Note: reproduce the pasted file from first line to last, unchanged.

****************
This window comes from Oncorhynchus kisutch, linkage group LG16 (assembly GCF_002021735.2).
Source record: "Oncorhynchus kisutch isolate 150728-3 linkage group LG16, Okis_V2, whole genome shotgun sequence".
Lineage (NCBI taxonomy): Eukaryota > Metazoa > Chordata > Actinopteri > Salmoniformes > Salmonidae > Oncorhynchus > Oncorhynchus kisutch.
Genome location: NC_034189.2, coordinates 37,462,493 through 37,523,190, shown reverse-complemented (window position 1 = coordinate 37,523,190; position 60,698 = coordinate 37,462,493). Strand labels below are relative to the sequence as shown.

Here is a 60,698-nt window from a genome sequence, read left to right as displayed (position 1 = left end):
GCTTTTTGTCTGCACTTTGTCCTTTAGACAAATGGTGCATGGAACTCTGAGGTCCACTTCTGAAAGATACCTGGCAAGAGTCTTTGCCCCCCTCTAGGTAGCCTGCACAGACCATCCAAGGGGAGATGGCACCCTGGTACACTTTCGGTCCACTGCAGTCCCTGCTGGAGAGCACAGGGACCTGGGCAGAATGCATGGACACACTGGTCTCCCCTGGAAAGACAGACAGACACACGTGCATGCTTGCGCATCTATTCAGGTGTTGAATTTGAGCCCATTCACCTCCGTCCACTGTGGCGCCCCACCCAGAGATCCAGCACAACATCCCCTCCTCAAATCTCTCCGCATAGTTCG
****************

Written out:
This window comes from Oncorhynchus kisutch, linkage group LG16 (assembly GCF_002021735.2).
Source record: "Oncorhynchus kisutch isolate 150728-3 linkage group LG16, Okis_V2, whole genome shotgun sequence".
Lineage (NCBI taxonomy): Eukaryota > Metazoa > Chordata > Actinopteri > Salmoniformes > Salmonidae > Oncorhynchus > Oncorhynchus kisutch.
Genome location: NC_034189.2, coordinates 37,462,493 through 37,523,190, shown reverse-complemented (window position 1 = coordinate 37,523,190; position 60,698 = coordinate 37,462,493). Strand labels below are relative to the sequence as shown.

Here is a 60,698-nt window from a genome sequence, read left to right as displayed (position 1 = left end):
GCTTTTTGTCTGCACTTTGTCCTTTAGACAAATGGTGCATGGAACTCTGAGGTCCACTTCTGAAAGATACCTGGCAAGAGTCTTTGCCCCCCTCTAGGTAGCCTGCACAGACCATCCAAGGGGAGATGGCACCCTGGTACACTTTCGGTCCACTGCAGTCCCTGCTGGAGAGCACAGGGACCTGGGCAGAATGCATGGACACACTGGTCTCCCCTGGAAAGACAGACAGACACACGTGCATGCTTGCGCATCTATTCAGGTGTTGAATTTGAGCCCATTCACCTCCGTCCACTGTGGCGCCCCACCCAGAGATCCAGCACAACATCCCCTCCTCAAATCTCTCCGCATAGTTCG